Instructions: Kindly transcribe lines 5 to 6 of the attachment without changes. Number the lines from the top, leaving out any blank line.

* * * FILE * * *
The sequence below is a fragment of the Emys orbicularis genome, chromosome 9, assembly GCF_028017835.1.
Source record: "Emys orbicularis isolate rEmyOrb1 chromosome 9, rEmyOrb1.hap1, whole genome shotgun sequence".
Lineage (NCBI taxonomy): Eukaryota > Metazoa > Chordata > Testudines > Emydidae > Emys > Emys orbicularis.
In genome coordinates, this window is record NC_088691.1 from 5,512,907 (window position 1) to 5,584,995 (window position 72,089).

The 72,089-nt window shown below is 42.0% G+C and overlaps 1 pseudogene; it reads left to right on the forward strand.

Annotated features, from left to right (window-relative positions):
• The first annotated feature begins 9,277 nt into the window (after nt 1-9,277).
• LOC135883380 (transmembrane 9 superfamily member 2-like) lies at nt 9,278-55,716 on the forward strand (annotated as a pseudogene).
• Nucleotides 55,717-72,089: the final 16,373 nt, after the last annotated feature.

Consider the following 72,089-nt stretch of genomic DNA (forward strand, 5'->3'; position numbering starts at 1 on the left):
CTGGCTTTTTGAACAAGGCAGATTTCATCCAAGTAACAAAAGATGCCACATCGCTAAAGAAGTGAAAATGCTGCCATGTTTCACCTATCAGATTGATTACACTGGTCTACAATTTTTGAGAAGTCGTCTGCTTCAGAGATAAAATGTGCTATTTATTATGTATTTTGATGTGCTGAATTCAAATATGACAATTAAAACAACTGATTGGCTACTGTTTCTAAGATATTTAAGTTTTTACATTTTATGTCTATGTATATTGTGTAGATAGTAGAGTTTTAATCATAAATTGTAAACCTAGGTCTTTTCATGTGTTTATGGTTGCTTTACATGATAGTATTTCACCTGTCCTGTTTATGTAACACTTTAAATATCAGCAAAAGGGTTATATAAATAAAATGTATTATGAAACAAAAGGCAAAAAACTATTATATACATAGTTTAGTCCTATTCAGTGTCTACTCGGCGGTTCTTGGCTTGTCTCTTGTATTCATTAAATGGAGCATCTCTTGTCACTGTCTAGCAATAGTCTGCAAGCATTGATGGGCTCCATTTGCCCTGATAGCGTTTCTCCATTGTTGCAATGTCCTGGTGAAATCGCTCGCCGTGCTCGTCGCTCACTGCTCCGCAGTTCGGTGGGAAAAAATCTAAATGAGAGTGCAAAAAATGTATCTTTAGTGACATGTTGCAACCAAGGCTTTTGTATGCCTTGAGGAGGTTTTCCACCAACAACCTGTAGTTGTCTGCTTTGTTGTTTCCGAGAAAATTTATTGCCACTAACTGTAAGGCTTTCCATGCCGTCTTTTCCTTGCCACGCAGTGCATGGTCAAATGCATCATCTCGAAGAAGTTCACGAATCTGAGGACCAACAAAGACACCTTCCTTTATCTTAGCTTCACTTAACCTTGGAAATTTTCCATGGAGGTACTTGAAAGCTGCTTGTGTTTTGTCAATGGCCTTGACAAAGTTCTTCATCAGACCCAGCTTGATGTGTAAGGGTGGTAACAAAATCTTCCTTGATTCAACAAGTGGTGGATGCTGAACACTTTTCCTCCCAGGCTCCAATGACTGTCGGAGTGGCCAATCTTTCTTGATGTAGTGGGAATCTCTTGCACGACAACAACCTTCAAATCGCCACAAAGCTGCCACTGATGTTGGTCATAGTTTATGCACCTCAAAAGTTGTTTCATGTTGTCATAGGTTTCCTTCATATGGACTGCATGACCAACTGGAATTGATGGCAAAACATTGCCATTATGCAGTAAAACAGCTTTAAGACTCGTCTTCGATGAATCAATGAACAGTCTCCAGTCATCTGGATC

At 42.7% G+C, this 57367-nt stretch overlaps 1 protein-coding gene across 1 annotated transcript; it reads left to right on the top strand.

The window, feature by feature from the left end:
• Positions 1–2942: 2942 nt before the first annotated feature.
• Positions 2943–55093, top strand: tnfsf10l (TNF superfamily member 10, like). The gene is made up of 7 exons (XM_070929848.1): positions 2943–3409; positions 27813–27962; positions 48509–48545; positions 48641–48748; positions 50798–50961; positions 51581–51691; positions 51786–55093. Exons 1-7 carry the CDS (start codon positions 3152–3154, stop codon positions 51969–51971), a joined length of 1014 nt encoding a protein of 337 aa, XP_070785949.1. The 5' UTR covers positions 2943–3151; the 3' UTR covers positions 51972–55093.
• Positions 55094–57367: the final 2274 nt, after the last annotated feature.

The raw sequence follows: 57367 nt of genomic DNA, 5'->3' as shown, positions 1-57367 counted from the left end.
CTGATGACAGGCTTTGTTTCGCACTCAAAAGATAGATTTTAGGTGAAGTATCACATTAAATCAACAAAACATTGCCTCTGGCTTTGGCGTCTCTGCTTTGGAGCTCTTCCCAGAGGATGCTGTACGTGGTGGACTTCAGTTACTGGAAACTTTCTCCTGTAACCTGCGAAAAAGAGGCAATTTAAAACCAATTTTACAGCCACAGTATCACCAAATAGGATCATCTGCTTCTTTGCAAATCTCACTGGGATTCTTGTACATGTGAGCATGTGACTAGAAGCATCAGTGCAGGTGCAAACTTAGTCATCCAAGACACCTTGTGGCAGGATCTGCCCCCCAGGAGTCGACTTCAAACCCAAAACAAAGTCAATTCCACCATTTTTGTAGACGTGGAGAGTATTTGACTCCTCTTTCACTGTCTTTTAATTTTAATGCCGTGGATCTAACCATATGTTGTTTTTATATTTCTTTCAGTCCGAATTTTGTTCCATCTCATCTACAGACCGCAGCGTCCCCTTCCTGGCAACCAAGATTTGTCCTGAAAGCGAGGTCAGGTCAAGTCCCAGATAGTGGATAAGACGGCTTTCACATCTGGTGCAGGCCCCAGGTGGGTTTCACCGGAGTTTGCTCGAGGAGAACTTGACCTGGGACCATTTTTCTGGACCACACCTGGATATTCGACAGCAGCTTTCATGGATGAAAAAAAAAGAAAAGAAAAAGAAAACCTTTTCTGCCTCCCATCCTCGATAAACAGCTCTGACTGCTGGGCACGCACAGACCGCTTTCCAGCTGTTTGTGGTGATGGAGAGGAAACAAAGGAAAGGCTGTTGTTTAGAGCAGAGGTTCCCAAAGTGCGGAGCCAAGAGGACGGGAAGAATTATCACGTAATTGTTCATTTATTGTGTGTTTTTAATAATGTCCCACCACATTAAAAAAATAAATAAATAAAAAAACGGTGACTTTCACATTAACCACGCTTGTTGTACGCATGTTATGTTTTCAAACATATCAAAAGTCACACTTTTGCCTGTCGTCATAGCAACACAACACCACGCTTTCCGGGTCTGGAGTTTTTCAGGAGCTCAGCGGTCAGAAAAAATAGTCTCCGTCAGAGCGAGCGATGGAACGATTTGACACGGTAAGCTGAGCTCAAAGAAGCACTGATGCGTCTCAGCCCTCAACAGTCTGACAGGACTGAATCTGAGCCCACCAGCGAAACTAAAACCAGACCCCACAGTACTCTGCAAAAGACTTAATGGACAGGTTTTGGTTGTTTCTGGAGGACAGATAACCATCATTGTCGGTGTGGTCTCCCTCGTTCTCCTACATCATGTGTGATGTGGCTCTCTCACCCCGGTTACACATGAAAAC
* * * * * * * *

The 72,089-nt window shown below is 42.0% G+C and overlaps 1 pseudogene; it reads left to right on the forward strand.

Annotated features, from left to right (window-relative positions):